Best use: Backpacking, camping

The LifeStraw Mission Gravity Water Purifier has a long life span compared with some of the other gravity filters reviewed here, being able to handle 18,000 liters of water over its life. In addition to removing 99.9999 percent of bacteria and 99.99 percent of protozoa, the LifeStraw Mission can also remove 99.999 percent of viruses.

Because the filter has no moving parts, batteries or electronic components it is more durable and less likely to break. It includes a roll top dry bag with a window on the side to monitor water level. The filter type is an ultrafiltration membrane and includes pre-filter screens. It also features an integrated back-flush bulb for easy cleaning when in the field.

It also includes a drawstring stuff sack for storage and transportation. One unique feature of the LifeStraw Mission is that it includes a shoulder strap for easy carrying as well as a tool for hanging this filter from a tree. Finally, with the purchase of this filter LifeStraw donates a filter to African communities with limited access to clean drinking water.

SIMILAR: Survival Hax Portable Water Filter with 0.1 micron Filter Straw

Check the price on Amazon


Versa hydroblu

Weight: 2 ounces

Dimensions: 2 x 4 x 7.5 inches

Special features: 0.1 micron hollow fiber membrane; attaches to standard plastic bottle; 20,000 liter filter capacity

Best use: Hiking, traveling, camping

The Versa Flow Lightweight Water Filter is different from the other gravity filters included in this review. While the previous four products reviewed are designed for water to flow through the filter and into a collection reservoir, the Versa Flow is designed to be attached to water bottles or other water receptacles and filters water as you drink it through the filter itself.

That being said, it is much smaller than any of the other products reviewed here and is only $20. Its small size and light weight make it very convenient for travel. It uses hollow fiber technology, with holes of 0.1 microns that eliminate 99.9999 percent of bacteria and protozoa.

However, it is not certified to be able to remove viruses or chemicals from the water. It features internal 28 mm threading to be able to attach to standard plastic water bottles and can be used on hydration packs, gravity systems or allows you to drink directly from a potentially contaminated source by using it as a straw.

The filter capacity has a long life span of 20,000 liters and can be cleaned by backflushing to lengthen the life span further. Because of its small size and long life span, the Versa water filter system is an excellent choice for traveling and backpacking.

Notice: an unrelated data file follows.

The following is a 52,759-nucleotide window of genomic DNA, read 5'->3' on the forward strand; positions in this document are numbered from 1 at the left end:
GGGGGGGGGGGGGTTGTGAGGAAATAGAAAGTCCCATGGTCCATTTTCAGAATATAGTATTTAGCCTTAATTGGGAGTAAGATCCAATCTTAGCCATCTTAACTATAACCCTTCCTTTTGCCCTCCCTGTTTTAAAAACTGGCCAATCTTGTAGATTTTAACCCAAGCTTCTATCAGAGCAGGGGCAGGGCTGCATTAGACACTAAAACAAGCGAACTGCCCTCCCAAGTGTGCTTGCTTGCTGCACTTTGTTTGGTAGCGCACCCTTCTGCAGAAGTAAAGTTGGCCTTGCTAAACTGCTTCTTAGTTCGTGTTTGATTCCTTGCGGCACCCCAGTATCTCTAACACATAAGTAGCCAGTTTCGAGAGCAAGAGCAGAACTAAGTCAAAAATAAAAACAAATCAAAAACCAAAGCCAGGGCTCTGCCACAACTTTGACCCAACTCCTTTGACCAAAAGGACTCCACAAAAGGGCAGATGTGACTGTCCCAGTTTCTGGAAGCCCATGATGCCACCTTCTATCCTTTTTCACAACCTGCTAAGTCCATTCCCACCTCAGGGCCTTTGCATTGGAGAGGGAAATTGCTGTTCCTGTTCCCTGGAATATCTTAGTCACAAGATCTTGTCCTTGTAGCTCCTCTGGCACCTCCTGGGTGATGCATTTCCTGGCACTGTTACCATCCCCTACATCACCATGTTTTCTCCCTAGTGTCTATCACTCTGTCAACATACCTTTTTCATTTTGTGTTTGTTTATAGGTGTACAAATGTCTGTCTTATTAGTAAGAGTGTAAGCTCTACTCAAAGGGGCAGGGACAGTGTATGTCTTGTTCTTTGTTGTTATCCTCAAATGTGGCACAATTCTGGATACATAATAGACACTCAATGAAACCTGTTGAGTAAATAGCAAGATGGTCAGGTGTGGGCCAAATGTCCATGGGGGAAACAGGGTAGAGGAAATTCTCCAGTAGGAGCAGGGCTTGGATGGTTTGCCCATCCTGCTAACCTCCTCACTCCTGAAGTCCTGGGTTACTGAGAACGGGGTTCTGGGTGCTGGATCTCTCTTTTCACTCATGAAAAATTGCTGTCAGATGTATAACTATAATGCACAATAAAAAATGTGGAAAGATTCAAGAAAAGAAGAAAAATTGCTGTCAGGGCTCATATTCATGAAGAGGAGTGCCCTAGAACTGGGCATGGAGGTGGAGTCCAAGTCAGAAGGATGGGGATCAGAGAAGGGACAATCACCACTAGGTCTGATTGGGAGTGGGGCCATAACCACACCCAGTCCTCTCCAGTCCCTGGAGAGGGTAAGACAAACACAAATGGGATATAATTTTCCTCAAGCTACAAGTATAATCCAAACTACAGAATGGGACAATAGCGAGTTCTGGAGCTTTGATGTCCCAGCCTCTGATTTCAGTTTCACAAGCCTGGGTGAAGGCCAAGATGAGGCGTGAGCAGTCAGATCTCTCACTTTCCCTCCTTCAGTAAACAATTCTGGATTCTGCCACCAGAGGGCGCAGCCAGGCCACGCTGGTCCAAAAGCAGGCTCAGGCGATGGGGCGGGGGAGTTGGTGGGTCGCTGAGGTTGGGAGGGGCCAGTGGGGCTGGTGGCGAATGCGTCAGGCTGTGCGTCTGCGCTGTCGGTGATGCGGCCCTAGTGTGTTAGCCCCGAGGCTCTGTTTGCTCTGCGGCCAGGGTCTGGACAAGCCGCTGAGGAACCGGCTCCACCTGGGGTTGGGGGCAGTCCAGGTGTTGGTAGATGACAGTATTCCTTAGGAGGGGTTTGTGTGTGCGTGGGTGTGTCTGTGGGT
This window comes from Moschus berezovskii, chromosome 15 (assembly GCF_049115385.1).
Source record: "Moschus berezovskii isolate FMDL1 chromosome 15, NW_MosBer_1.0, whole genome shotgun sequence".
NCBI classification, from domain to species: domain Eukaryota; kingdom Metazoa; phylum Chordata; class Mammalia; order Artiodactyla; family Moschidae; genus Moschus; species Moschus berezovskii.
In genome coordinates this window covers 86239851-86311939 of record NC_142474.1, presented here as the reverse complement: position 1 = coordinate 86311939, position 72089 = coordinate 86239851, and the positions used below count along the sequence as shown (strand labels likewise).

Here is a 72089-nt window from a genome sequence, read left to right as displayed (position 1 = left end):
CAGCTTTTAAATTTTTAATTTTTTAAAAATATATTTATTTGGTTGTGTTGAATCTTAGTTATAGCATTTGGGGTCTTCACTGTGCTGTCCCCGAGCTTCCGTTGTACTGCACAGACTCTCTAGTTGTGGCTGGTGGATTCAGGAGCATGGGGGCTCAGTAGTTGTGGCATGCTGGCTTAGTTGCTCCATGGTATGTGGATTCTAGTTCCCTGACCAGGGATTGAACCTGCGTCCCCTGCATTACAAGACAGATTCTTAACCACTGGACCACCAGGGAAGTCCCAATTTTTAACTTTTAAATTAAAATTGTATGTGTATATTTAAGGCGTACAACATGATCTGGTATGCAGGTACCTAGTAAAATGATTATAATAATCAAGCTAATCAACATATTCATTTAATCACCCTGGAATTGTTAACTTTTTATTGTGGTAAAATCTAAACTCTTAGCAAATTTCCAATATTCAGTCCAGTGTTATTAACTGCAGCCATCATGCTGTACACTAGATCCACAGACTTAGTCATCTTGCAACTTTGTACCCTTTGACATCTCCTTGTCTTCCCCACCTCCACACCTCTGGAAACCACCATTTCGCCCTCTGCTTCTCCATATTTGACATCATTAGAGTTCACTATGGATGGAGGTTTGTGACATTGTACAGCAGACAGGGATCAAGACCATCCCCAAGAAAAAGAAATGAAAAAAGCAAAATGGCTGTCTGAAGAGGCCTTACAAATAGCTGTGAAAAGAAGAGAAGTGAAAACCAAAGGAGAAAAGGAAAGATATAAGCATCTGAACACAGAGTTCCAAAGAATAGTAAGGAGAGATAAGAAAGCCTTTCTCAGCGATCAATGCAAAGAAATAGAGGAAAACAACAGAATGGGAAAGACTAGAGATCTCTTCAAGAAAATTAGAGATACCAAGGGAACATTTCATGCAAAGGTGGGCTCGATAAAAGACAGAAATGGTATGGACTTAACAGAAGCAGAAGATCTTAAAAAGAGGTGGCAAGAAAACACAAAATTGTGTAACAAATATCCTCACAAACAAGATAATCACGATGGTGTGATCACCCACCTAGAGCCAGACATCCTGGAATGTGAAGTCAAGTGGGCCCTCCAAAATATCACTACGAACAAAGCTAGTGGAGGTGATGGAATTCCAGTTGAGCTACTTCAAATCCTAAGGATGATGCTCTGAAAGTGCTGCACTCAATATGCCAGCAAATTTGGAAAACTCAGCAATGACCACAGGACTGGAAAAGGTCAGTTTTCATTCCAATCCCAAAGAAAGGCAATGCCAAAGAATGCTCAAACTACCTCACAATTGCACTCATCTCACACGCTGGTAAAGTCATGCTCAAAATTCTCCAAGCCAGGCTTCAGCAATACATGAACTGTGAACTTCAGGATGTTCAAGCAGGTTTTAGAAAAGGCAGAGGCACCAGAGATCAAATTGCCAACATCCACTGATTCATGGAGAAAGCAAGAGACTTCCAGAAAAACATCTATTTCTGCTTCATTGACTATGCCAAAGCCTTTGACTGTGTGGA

Related: Sawyer Products Mini Water Filtration System

Check the price on Amazon


Survivor Filter Collapsible Canteens

Weight: 0.5 ounces

Dimensions: 1.3 x 6.5 x 12.5 inches

Special features: BPA free; stands upright when full; screws into Survivor Filter

Best for: Camping, travel, hiking

The Survivor Filter Collapsible Canteens are unique from all of the other filtration products included in this review in that they do not have an integrated filter. Instead, they can be used with a Survivor Filter, which is sold separately.

The canteens are BPA free and because they are collapsible, they can be squeezed and used to push water through a Survivor Filter, which is sold separately. The volume is one liter per canteen and they can stand upright when full just like any other water bottle.

When not in use, they can be rolled up and stored in packs or bags, and the canteens also come with carabiners and handles. Additionally, the canteen features a push-pull cap to help protect the mouth piece from dirt and damage. The water filter that is manufactured to be compatible with the canteens is similar to the Versa filter.

Related: Katadyn BeFree Water Filtration System

Check the price on Amazon


Gravity water filters are an excellent (and often necessary) addition to backcountry travel as well as international travel where water is not always reliably safe to drink. As you can see from this review, price ranges for gravity water filters can vary widely.

To choose the one that is right for you, consider the number of people in your party as well as the type of activity you will likely be using the filter for. For backpacking and travel, size and weight of a water filter matter. You might find reservoir bags to be unnecessary or too heavy, so opting for a smaller, straw-style water filter could be a better option.


While designs and prices vary widely, the most important aspect of choosing a filter is choosing one that eliminates the organisms that could make you sick. Even the prettiest scenery in the most epic location can be ruined if you are experiencing gastrointestinal issues that could have been avoided by a filtering water through a quality filter for cooking, cleaning or drinking.

Featured Image Source:


Russell McCarty

Russell considers backpacking one of his great passions in life. He actually managed to transform his passion into a living becoming a professional adventurer. Russell loves long-distance backpacking and he enriched his portfolio with famous trails like the Alaska-Yukon Expedition or the Appalachian Trail. With thousands of miles under his feet, Russell is the expert to consult when it comes to how to prepare for a successful outdoor adventure.